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Leveraging Litter

Bar G Ranch Poultry incorporated a turkey operation and significantly improved the cattle herd

December 12, 2014  by Diane Mettler

Some farmers buy chicken litter for their fields to avoid using commercial fertilizers. The Glasers took it one step further. They added a large turkey operation – producing approximately 600,000 birds a year – to guarantee their supply.

The Glaser family, owners of Bar G Ranch Poultry in Rogers, Texas, owns 500 acres and leases another 250. On that land, which has been in the family for three generations, they run 200 cow/calf units. They also raise turkeys for Cargill Turkey Production, LLC, in four 450-foot by 50-foot turkey houses, with each house holding 30,000 birds.

The birds are raised from one day to six weeks, and are changed out five times year. When the birds come out, front end loaders come in and remove 250 to 300 tons of litter – one of the main reasons for the turkeys.

“We built the whole system to integrate the turkey operation with the cattle operation,” says owner Darrell Glaser. “I saw right away that the litter was going to make the difference. That we could save a lot on fertilizer costs on our cattle operation, and improve our soil. It’s done so much for our organic matter and our water holding capacity of the soil. It’s turned our whole operation around.”


Getting started
The transformation began 20 years ago in the mid 1990s. Darrell’s family farm wasn’t profitable and his mother Jeanette was faced with either selling or leasing the farm. Darrell, who was getting his master’s in nutrition, and his wife Shannon, who was completing her master’s degree in biochemistry, had to decide if they wanted to go back.

“Coincidentally, when I was completing my master’s degree, I took over a nutrition lab from a lady whose parents were contract-growing turkeys for Plantation Foods, and the whole idea started there,” says Darrell. “We had to figure out a way to make the family profitable. We started in research and ended up in production agriculture.”

Darrell and Sharon found a way to balance careers and farm life, and set out to turn the farm around. One of the first steps was adding turkeys to provide the much needed fertilizer.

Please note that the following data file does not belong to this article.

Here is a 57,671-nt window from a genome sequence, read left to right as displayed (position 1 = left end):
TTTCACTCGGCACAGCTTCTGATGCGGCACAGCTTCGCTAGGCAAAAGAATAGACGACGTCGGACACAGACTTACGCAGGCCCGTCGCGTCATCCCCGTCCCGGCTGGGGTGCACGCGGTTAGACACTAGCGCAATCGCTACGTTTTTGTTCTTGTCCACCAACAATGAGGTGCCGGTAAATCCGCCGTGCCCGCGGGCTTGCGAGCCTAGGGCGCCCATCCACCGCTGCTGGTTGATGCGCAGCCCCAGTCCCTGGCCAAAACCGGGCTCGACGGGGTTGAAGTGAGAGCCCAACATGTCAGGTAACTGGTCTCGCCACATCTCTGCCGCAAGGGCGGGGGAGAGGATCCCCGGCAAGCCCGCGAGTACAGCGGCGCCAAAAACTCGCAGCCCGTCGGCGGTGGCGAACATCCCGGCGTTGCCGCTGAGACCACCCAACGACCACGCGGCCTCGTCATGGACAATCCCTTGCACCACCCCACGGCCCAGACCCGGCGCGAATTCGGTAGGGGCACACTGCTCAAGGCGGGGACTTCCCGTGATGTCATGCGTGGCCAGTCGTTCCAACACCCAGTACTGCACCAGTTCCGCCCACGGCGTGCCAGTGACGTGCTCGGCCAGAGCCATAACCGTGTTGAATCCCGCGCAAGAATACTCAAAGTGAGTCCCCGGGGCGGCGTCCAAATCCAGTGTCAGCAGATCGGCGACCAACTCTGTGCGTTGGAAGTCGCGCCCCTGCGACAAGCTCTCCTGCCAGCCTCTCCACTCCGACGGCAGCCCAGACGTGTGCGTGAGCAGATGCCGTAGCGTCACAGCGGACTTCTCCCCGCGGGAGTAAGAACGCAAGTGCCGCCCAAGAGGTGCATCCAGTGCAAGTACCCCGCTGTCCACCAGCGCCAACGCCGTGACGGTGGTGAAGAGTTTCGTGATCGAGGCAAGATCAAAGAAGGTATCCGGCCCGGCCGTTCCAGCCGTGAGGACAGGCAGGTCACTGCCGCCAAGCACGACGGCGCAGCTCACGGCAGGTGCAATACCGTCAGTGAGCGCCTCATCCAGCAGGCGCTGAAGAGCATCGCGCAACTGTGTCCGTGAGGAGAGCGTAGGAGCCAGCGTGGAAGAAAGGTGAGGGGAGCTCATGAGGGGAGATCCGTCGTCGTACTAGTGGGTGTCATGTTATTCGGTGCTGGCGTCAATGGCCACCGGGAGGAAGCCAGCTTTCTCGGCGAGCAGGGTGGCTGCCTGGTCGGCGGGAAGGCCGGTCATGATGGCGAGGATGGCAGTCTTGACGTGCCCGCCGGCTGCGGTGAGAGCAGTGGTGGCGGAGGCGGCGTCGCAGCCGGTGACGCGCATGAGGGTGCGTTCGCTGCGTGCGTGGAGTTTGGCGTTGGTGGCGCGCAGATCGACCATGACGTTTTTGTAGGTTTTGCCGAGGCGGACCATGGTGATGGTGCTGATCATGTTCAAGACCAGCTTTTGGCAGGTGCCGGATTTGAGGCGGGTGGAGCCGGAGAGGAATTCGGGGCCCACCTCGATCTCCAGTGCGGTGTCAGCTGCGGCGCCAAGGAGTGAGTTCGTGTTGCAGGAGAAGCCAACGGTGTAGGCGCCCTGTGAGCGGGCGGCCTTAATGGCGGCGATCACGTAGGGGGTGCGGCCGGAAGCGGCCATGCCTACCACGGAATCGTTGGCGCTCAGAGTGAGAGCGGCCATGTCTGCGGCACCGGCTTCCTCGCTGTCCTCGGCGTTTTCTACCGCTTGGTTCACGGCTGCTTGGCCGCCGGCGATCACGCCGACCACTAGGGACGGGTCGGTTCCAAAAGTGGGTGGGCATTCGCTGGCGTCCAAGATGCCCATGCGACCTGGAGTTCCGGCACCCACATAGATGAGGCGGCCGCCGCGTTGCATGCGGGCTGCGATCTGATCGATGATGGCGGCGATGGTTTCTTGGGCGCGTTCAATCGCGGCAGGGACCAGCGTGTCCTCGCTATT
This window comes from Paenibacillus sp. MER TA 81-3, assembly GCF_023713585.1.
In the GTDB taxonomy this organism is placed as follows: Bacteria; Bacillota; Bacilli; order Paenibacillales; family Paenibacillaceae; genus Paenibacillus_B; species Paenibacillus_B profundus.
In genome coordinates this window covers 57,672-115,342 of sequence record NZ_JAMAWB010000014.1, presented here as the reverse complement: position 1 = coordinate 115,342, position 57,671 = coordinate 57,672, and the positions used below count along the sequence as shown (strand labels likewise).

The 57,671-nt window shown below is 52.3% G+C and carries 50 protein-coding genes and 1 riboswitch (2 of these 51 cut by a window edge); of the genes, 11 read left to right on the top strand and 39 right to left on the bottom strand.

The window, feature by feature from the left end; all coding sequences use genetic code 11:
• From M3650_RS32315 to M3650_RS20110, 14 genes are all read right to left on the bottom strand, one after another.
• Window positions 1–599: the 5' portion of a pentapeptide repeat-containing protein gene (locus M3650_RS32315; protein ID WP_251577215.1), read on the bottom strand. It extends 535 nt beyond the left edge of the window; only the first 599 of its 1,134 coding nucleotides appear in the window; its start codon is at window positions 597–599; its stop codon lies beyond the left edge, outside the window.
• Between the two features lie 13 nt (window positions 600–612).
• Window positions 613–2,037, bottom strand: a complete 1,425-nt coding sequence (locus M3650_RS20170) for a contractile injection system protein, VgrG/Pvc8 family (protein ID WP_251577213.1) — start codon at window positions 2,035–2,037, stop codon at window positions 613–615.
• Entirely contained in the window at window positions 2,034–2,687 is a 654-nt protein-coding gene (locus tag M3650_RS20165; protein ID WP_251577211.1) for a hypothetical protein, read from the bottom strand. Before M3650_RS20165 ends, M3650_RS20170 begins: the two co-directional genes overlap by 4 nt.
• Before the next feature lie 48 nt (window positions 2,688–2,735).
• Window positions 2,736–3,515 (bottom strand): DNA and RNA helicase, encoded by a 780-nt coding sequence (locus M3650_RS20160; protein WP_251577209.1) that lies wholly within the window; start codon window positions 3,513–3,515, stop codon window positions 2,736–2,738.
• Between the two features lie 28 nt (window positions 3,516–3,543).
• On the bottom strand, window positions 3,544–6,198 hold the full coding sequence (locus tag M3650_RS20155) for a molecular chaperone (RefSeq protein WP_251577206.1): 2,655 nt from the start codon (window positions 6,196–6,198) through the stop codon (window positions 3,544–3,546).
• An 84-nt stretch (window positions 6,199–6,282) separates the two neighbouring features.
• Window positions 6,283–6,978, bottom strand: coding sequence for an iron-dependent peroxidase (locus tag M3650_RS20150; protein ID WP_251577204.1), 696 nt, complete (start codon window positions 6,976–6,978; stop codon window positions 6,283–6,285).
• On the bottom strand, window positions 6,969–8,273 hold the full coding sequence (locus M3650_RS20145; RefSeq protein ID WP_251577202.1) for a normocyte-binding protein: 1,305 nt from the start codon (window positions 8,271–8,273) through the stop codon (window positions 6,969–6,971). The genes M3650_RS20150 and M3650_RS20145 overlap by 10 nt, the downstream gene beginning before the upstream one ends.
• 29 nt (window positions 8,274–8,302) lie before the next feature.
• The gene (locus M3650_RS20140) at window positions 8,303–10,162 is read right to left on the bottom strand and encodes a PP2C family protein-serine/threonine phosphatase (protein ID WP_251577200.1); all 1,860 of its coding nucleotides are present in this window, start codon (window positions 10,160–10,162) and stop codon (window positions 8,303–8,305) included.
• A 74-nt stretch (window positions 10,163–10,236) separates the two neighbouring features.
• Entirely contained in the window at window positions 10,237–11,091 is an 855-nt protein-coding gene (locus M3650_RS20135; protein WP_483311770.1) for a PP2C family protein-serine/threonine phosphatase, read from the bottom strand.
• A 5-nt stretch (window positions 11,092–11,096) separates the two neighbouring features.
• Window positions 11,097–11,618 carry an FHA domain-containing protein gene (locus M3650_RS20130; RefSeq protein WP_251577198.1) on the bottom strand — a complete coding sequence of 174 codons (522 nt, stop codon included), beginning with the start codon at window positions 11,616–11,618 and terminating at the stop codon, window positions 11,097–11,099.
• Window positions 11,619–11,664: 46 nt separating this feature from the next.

“When I came back from college, we had a farming ranch and we were running some row crop. We converted everything over to improve pasture with different coastal Bermuda grass, some Tifton 85 coastal. We also did some cross fencing for better rotational grazing, and then utilized the litter,” says Glaser, now 47.

Since then, the Glasers have doubled their stocking rate, all due to incorporating turkey litter, which in turn improved the soil condition, fertility and water holding capacity. They make it all happen with two full-time employees, as well as Glaser team, which includes Darrell and his four sons: Trenton, 18, Trevor and Troy, who are 13, and 11-year-old Travis.

Moving the litter
When it comes time to spread, Darrell leans on a local farmer.

“He has a pretty good system,” explains Darrell. “He has three flat bottom floor trucks, and as soon as we bring the manure out of the houses, he loads it and takes it to the spots where it’s going to be put it on the farm ground.”

Luckily, the farm is located where spreading can take place year round, although it tends to take place most often in the spring and fall.

The litter that’s not spread on-farm is used by neighboring farmers. Nothing goes to waste – including the mortalities. Because the ranch is a brooder farm, raising such young turkeys, they may lose 25 to 30 birds a day. The Glasers incinerate the mortalities and the ash is added to the litter that’s spread on the pasture.

“They’re very small, so you don’t really have a lot of mortality to deal with,” says Darrell. “That’s why the incineration works the best for us.”

Controlling the cows not the turkeys
The Glasers don’t have a lot of control over the turkey operations. It’s fairly standardized and most of the management decisions are made by Cargill. That works out, because the Glasers aren’t focusing on big margins with the turkeys. Instead, the focus is on the cows where they do have control and are trying innovative things.